These revelations are shocking but not surprising given the history of the church’s sexual abuse scandal.
Since 1984, similar disclosures from around the US have made national headlines and brought shame to the church.
Yet the few criminal prosecutions of church officials for such cover-ups have either been dropped or resulted in small fines or, in one case, probation.
Civil lawsuits - legal claims brought by abuse victims for money damages - have consistently been the only effective way to make Catholic Church officials publicly and concretely accountable for their decades-long cover-up of unspeakable crimes. I argued this in my 2008 book, Holding Bishops Accountable. It is still true today.
But victims seeking justice for abuse that in many cases occurred decades ago face a significant legal impediment to mounting such lawsuits - statutes of limitation that limit the number of years that a victim has to file a lawsuit.
Unless lawmakers across the US pass reforms to extend or suspend the statute of limitations in their states, I believe that the church will never provide a full accounting of the scandal.
Church files around the US contain complaints of child sexual abuse by priests dating back to the 1930s. By the 1970s, the National Conference of Catholic Bishops supported the development of programmes within the church specifically designed to treat priests who sexually abused minors.
From the 1960s to the 2000s, when victims complained to church authorities, bishops quietly referred priests to treatment programmes and then transferred them to other parishes where congregants were unaware of the danger that they posed. Church officials also admonished victims not to voice their complaints to anyone else lest they bring scandal on the church.
In 1984, a Louisiana lawyer successfully sued the Lafayette diocese on behalf of a 10-year-old boy and obtained a $1 million verdict. The boy was one of dozens of victims molested by Father Gilbert Gauthe.
The lawsuit revealed that church officials moved Gauthe and other priests from parish to parish for more than a decade whenever victims complained.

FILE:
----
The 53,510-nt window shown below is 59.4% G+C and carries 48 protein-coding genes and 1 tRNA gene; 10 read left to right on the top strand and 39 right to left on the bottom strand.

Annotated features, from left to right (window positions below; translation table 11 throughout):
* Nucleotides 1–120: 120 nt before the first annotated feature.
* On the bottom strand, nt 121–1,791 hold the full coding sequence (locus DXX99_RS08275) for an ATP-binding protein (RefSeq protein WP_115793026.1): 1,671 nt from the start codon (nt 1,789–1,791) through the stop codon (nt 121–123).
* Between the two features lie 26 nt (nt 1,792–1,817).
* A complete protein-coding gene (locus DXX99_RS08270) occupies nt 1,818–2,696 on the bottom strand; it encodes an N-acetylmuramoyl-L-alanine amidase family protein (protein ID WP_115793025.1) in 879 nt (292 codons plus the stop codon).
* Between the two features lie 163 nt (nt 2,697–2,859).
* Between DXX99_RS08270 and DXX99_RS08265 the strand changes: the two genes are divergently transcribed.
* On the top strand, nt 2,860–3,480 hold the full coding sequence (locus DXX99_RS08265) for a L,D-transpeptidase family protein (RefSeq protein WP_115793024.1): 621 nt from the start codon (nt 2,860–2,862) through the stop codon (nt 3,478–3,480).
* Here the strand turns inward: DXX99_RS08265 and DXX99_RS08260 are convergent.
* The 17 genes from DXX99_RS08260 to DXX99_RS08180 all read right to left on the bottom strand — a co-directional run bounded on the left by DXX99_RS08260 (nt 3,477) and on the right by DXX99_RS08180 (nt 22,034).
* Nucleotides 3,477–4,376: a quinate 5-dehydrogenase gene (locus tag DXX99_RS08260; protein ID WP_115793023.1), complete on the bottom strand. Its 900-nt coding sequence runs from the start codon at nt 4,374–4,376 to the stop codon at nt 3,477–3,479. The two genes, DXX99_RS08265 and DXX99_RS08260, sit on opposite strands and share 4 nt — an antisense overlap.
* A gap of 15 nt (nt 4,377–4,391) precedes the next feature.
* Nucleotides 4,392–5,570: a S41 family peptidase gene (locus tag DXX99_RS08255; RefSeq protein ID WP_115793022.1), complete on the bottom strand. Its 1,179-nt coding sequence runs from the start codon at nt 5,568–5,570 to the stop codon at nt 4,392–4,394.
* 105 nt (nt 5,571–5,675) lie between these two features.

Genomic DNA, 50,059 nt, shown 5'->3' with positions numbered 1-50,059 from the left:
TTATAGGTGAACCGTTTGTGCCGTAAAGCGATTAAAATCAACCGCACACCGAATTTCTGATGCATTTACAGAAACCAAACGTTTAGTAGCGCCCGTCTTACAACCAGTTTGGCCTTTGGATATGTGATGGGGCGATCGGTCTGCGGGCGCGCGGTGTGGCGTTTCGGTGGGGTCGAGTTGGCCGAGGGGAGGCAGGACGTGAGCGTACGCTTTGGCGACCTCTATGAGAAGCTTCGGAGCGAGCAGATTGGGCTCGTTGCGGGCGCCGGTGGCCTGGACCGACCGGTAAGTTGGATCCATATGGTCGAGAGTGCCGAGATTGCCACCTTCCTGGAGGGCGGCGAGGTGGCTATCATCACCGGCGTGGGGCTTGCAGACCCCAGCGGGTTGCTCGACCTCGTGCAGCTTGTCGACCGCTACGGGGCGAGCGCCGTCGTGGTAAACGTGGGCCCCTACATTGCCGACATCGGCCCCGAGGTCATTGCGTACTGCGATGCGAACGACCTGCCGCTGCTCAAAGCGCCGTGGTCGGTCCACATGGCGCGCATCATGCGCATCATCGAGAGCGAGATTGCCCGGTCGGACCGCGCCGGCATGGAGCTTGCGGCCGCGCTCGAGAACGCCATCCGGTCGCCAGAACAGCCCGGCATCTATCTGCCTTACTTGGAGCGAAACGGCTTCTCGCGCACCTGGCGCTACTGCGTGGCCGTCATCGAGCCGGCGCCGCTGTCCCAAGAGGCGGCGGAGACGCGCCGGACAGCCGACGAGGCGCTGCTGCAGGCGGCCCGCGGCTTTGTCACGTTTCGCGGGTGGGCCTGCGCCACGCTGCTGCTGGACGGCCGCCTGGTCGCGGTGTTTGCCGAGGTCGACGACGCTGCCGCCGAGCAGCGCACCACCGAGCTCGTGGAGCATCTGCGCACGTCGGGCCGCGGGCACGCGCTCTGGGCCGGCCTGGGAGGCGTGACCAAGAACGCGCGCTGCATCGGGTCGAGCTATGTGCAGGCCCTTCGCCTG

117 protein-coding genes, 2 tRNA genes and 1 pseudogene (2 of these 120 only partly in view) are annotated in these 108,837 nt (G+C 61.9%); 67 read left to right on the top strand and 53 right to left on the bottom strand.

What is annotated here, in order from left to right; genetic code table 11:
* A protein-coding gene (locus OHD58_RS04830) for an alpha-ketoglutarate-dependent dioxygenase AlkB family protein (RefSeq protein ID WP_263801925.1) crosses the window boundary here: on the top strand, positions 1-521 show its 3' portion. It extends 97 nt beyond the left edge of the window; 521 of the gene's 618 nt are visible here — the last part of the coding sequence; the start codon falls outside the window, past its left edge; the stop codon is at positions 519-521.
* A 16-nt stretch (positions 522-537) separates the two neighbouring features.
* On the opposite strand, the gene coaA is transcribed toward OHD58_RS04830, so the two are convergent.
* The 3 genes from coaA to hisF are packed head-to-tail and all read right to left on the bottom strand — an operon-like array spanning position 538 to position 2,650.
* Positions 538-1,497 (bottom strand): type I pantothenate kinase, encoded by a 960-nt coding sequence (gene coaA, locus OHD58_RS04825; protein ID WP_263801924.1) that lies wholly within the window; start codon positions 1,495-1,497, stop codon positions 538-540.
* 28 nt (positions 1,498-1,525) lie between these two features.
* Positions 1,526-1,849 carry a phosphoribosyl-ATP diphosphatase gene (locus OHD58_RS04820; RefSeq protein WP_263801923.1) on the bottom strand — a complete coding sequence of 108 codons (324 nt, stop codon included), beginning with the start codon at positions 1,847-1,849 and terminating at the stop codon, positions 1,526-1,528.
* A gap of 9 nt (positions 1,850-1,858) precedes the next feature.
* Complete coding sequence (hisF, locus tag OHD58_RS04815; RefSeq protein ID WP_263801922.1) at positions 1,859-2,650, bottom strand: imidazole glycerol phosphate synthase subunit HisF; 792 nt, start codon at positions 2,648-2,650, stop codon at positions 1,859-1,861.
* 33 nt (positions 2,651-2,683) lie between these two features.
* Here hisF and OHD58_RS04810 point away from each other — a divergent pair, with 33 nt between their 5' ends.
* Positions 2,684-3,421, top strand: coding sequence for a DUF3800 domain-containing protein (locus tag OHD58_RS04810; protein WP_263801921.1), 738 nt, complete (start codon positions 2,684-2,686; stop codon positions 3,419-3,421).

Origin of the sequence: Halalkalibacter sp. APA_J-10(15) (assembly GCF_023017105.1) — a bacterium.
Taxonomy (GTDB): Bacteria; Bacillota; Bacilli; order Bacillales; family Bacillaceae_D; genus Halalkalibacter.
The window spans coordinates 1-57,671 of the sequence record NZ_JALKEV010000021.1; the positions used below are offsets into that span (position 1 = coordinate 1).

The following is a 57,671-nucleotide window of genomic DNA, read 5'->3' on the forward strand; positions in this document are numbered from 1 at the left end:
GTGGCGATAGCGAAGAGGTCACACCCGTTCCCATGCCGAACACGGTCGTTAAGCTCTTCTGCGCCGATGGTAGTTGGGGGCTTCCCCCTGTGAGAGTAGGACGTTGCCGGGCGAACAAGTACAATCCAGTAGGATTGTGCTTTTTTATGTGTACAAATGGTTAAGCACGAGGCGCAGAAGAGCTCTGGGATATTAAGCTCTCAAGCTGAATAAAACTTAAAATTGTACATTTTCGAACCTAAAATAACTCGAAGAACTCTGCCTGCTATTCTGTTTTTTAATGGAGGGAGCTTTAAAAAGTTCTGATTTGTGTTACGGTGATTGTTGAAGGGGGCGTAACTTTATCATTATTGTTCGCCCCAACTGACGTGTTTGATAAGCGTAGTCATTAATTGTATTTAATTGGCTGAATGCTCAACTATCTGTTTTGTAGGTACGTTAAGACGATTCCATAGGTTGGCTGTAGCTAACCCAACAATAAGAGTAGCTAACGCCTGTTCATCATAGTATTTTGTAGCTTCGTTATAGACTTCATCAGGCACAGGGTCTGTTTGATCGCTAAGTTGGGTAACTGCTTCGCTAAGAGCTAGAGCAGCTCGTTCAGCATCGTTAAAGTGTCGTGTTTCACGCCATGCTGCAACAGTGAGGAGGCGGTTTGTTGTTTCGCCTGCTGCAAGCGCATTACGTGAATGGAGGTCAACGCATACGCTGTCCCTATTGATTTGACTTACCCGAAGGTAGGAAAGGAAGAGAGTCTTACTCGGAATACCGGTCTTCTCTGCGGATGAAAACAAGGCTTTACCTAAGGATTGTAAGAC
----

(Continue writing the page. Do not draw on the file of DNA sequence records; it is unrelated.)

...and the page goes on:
Subsequently, state authorities prosecuted Gauthe for his crimes and he went to prison. Additional lawsuits brought on behalf of abuse victims against the Lafayette diocese for covering up similar crimes forced the diocese to pay those victims more than $2m.
Prior to civil lawsuits like those in Louisiana in the 1980s, public officials, including police and prosecutors, typically refused to investigate or prosecute perpetrators because they were unwilling to confront powerful local Catholic bishops eager to conceal crimes by priests.
By contrast, trial lawyers, motivated by a mix of righteous indignation and the prospect of lucrative contingency fees, filed a growing number of civil lawsuits against church officials.
The Gauthe case in 1984 set off a slow and steady chain reaction. Litigation generated media coverage. Media coverage emboldened increasing numbers of victims to come forward.
Successive waves of litigation pushed the scandal into national headlines in the mid-1980s, again in the mid-1990s and, most dramatically, in 2002.
The media coverage of clergy sexual abuse during these periods of heightened attention to the scandal was based primarily on documents from lawsuits. The Boston Globe’s Pulitzer Prize-winning Spotlight Team, as the movie about their work makes clear, relied heavily on the pioneering work of trial lawyers in their reporting on the clergy sexual abuse scandal in the Boston archdiocese.